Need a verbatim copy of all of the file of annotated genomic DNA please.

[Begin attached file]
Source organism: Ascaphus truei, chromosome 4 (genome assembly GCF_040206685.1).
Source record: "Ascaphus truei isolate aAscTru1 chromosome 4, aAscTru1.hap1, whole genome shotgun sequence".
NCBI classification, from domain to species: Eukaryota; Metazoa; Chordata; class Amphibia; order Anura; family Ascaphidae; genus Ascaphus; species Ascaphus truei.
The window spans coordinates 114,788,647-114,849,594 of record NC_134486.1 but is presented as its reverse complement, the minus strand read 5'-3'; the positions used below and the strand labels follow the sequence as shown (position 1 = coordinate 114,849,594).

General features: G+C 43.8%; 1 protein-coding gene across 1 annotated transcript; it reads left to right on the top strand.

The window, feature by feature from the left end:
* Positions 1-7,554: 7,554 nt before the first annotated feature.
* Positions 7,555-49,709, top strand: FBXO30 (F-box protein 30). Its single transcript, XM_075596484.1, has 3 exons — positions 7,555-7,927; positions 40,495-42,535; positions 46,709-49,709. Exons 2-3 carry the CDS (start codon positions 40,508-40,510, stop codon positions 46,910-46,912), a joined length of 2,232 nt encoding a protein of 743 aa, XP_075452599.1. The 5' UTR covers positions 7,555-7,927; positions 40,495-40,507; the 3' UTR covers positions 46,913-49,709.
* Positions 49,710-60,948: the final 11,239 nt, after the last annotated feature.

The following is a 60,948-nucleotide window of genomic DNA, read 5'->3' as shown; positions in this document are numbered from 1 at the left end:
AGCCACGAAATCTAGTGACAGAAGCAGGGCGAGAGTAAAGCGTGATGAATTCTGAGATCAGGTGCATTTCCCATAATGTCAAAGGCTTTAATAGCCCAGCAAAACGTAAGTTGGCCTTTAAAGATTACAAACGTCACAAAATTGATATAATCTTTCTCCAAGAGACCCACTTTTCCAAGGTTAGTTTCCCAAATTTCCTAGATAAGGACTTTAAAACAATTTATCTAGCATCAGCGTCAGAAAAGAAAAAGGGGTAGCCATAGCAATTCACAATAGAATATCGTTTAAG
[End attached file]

Source organism: Ascaphus truei, chromosome 4 (genome assembly GCF_040206685.1).
Source record: "Ascaphus truei isolate aAscTru1 chromosome 4, aAscTru1.hap1, whole genome shotgun sequence".
NCBI classification, from domain to species: Eukaryota; Metazoa; Chordata; class Amphibia; order Anura; family Ascaphidae; genus Ascaphus; species Ascaphus truei.
The window spans coordinates 114,788,647-114,849,594 of record NC_134486.1 but is presented as its reverse complement, the minus strand read 5'-3'; the positions used below and the strand labels follow the sequence as shown (position 1 = coordinate 114,849,594).

General features: G+C 43.8%; 1 protein-coding gene across 1 annotated transcript; it reads left to right on the top strand.

The window, feature by feature from the left end:
* Positions 1-7,554: 7,554 nt before the first annotated feature.
* Positions 7,555-49,709, top strand: FBXO30 (F-box protein 30). Its single transcript, XM_075596484.1, has 3 exons — positions 7,555-7,927; positions 40,495-42,535; positions 46,709-49,709. Exons 2-3 carry the CDS (start codon positions 40,508-40,510, stop codon positions 46,910-46,912), a joined length of 2,232 nt encoding a protein of 743 aa, XP_075452599.1. The 5' UTR covers positions 7,555-7,927; positions 40,495-40,507; the 3' UTR covers positions 46,913-49,709.
* Positions 49,710-60,948: the final 11,239 nt, after the last annotated feature.

The following is a 60,948-nucleotide window of genomic DNA, read 5'->3' as shown; positions in this document are numbered from 1 at the left end:
AGCCACGAAATCTAGTGACAGAAGCAGGGCGAGAGTAAAGCGTGATGAATTCTGAGATCAGGTGCATTTCCCATAATGTCAAAGGCTTTAATAGCCCAGCAAAACGTAAGTTGGCCTTTAAAGATTACAAACGTCACAAAATTGATATAATCTTTCTCCAAGAGACCCACTTTTCCAAGGTTAGTTTCCCAAATTTCCTAGATAAGGACTTTAAAACAATTTATCTAGCATCAGCGTCAGAAAAGAAAAAGGGGTAGCCATAGCAATTCACAATAGAATATCGTTTAAG